By David Hazledine
NORTH WEBSTER — Lakeland Regional Sewer District board of trustees approved its 2022 budget during a monthly public meeting Wednesday, Oct. 20. The total estimated budget is $1,670,000.
Treasurer Mike DeWald also predicted the district should end 2021 roughly $57,800 better than expected, though he conceded the collection of liens from 2020 failure to connect penalties “clouds the picture going forward.”
With the warranties on district equipment running out and, as Bob Marcuccilli pointed out, utilities costs likely to go up, the board decided to increase the proposed 2022 repair and maintenance budget by $10,000 to $38,000.
The district’s asset repair fund has also grown faster than expected, leading board president Jim Haney to suggest members decide when it should be utilized. Parke Smith commented data from older sewer districts may show trends which could help with future projections.
The board waived late payments penalties on Lake Estates, which showed it made the payment on time but used the wrong mailing address. Haney was the sole naysayer and Frank Kurth abstained.
Another request to waive a late fee received one day late was denied. A motion to deny the request passed six to one, with Joe Cleland voting no.
During Astbury Water Technologies monthly report, the board voted to install a 10-inch riser on a grinder pump lid to counteract drainage problems at 45 EMS B48A Lane at a cost of $275 to be paid by the owner. Although the owner requested an 8-inch riser, Astbury’s Don Neff stated ordinances require grinder lids be 2 inches above grade, and the 10-inch riser was necessary to remain in compliance.
Discussion about whether or not to replace the wastewater plant’s 6mm influent screen at the head of the plant with a 3mm screen revealed disagreements between Astbury, which operates the plant, and DLZ Engineering, the plant designer.
Astbury workers hoped to use the opportunity of a crane being brought in to replace worn brushes to also switch to the finer mesh. As Matt Rippey explained, removing solids before they get into the system will improve plant performance by preventing buildup. Rippey and Neff agreed the current screen is not catching enough of the solids, partly because the grinders are creating very fine particles. “It’s unusual to not have the screen collecting anything,” said Rippey.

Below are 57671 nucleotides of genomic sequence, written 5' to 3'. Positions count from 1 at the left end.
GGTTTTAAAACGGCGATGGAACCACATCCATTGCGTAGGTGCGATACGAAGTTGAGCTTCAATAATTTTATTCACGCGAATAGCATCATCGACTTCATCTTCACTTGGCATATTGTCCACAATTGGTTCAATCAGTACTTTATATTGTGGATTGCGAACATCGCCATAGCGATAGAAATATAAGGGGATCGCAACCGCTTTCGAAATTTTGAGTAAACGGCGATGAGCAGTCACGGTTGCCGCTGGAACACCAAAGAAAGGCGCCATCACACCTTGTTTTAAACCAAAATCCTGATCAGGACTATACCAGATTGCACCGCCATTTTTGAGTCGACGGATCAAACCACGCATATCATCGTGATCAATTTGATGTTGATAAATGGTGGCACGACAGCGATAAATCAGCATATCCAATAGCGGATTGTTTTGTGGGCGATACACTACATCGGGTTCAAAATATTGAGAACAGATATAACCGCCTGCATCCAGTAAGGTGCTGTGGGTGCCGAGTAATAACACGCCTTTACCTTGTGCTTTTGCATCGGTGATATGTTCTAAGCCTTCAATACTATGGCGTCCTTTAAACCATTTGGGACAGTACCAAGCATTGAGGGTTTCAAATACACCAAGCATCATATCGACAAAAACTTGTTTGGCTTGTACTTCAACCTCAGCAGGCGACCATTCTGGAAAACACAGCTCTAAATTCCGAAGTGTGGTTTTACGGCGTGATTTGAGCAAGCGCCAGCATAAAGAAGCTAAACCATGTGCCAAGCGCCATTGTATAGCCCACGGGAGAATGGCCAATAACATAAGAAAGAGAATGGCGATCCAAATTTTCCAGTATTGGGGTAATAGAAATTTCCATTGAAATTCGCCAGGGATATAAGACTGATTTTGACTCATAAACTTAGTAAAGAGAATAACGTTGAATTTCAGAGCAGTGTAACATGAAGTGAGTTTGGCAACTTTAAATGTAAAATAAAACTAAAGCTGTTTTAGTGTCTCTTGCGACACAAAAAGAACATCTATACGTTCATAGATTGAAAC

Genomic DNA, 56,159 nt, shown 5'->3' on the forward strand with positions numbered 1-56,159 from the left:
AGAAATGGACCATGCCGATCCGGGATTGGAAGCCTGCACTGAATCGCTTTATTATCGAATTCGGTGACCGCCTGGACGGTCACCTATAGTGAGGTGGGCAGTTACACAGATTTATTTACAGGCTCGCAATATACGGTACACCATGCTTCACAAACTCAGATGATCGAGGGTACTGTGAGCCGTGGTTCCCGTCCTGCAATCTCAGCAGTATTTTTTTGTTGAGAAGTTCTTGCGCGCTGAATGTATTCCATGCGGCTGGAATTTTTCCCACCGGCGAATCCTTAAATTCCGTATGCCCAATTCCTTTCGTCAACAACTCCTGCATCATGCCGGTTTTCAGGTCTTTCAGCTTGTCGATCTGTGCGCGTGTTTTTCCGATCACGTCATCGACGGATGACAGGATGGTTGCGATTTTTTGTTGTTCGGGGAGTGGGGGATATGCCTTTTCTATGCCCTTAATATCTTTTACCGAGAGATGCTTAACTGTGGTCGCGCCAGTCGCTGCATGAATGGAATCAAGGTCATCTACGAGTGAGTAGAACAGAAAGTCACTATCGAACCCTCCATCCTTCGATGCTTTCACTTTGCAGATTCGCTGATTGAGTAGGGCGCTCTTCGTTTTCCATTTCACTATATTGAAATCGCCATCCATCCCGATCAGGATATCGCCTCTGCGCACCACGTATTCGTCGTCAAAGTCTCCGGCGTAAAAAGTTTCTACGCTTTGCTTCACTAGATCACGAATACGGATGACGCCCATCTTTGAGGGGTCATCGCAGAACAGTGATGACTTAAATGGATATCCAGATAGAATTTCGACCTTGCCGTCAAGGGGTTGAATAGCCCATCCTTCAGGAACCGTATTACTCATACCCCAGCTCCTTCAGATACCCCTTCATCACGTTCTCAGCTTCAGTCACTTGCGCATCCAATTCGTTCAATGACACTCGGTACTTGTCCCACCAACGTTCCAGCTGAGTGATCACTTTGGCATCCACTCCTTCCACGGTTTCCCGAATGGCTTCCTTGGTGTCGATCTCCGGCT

DLZs engineer William Boyle Jr., however, asserted the screen is doing its job and finer mesh could create buildup at the influent screen. Boyle later noted only 5% of similar-type plants use a 3mm screen.
Noting a “huge disconnect between operator and designer,” Haney directed Astbury and DLZ to work together to provide “clear cut direction to the board.”
Further discussion revealed yet more disagreement, this time between Haney and Tom Astbury, Astbury’s director of business development, about Astbury’s contract with the district and which jobs should be considered “special preventative maintenance” and therefore billable over and above its normal rate.
Astbury maintained the brush replacement work and other jobs such as rebuilding grinder pumps are special preventative maintenance.
Later in the meeting, when Haney recalled Neff had suggested Astbury Water Technologies rebuild and repair pumps in-house in 2019 when the district was having difficulty getting pumps repaired and returned by the vendor, Astbury replied normally such work is “not something we want to get involved with.” He also noted the difficulty in finding skilled labor to perform engine rebuilds in recent years.
Haney requested Astbury employees obtain bids for regular grinder pump repair moving forward. He also requested Chris Nussbaum of Carson LLP, the district’s legal representative, review the existing agreement with Astbury.